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El Podcast del Microbio" Nº 152 and 153. El experimento de Tuskegee (The Tuskegee Syphilis Experiment)



























El Podcast del Microbio" Nº 152 and 153 deals with the history of the infamous Tuskegee Syphilis Experiment and its follow-... Read More

Drivers of bacterial à-diversity depend on spatial scale

PDF of recent "Open Access" PNAS paper on bacterial biogeography. The paper (of which I am an author) made use of rRNA PCR to survey bacteria in salt marshes. The bacteria were surveyed broadly (using broadly targeted PCR primers) and narrowly (using primers that focused on specific taxonomic... Read More

WHO will switch to type 2 inactivated poliovirus vaccine

The World Health Organization’s campaign to eradicate poliomyelitis made impressive inroads in 2012: only 212 cases were reported, compared with 620 the previous year; moreover, India remained polio-free. The dark side of this story is that as wild polio is eliminated, vaccine-associated poliomy... Read More

Southern California ASM Membership Drive and Social Event

When I was a graduate student at the Medical College of Virginia, many of the microbiologists in my department were very active in the local ASM. Our local ASM provided opportunities to graduate students and postdocs to present their work to an outside audience of scientists from the surroundin... Read More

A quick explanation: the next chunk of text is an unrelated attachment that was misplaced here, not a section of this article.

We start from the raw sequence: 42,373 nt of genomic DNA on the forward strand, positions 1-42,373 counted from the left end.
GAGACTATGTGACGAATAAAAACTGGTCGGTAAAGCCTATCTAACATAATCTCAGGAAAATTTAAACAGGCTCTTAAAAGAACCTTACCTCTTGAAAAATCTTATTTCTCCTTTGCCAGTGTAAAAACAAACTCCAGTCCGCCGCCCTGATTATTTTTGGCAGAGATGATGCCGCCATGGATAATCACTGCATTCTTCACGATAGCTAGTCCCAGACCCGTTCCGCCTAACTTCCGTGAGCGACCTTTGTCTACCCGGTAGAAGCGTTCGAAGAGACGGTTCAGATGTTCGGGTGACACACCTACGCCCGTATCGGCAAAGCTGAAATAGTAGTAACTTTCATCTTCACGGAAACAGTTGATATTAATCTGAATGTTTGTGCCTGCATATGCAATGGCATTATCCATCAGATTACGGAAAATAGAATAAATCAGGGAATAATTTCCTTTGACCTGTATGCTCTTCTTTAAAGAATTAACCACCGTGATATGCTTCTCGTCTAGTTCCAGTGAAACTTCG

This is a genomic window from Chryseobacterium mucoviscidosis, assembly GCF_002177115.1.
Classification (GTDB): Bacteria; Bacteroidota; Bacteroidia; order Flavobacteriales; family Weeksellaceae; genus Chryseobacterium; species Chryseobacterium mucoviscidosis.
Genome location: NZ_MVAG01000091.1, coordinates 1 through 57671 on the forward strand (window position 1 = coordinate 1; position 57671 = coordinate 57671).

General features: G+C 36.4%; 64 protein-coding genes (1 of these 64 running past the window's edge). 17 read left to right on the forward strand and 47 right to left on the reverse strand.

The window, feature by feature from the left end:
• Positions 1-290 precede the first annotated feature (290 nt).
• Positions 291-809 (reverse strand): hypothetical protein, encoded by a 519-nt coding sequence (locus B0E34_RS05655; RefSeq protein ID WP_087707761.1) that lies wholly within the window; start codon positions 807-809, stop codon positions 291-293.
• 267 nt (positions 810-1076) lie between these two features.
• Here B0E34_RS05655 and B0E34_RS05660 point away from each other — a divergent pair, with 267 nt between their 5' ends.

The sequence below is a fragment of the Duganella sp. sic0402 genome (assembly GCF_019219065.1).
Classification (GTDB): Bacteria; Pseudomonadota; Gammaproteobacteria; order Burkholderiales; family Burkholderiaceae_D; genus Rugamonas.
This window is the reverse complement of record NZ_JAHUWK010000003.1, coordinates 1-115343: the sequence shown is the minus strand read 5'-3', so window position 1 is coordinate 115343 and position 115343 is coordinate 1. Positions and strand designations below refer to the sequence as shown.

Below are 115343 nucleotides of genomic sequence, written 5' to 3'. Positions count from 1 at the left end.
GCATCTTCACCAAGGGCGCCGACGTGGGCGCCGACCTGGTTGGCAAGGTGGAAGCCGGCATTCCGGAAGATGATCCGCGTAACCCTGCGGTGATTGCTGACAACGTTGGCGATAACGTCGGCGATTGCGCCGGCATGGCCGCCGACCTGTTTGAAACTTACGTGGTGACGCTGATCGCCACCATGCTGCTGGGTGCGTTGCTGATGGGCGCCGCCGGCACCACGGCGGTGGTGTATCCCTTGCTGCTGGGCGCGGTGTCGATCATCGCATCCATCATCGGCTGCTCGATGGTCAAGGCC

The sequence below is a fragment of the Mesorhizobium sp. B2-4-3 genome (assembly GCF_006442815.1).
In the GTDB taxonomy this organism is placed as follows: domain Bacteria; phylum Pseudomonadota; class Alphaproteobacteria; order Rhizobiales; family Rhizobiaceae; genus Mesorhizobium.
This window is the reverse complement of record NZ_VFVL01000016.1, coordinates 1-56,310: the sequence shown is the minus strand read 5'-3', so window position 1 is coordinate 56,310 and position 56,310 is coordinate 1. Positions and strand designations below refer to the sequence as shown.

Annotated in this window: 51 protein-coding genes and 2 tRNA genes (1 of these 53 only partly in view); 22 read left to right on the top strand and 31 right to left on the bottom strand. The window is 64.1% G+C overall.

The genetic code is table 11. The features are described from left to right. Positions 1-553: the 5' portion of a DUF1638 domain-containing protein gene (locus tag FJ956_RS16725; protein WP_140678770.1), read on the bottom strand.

El podcast del microbio Nº250. Cómo hacer un virus letal en cinco pasos (How to make a lethal virus in five steps)



























"El podcast del microbio" Nº 250 summarize the article published in November by New Scientist about the controversial work on mu... Read More

Antibiotics work against viruses

Got your attention, eh? This page discusses why so many people believe that antibiotics kill viruses, and what you can do about that myth. Actually, it's not even a myth ... antibiotics DO work against viruses. The problem is that the word "antibiotics" is redefined by some to be a synonym of... Read More

Poliovirus on Time

Poliovirus has made the cover of Time magazine. The Time cover image for the 14 January 2013 issue is a model of poliovirus bound to a soluble form of its cellular receptor, CD155. I was part of the team that solved the structure of this complex in 2000, together with the laboratories of Jim Hog... Read More

How to give a great lecture

There are many elements that go into making a great lecture, but the most important one is to lose the notes. If you are giving lectures in a course at any level, the worst practice you can engage in is to rely on notes. This behavior is problematic for several reasons. You will not properly kno... Read More

Viruses on Time

Poliovirus recently made the cover of Time magazine. Prompted by a reader question, I searched the Time archive to find out if there have been other virology-themed covers. I found fifteen in all, depicting poliovirus (3), herpesvirus (1), HIV/AIDS (4), influenza (5), and SARS coronavirus (2) (I... Read More

Precious Metals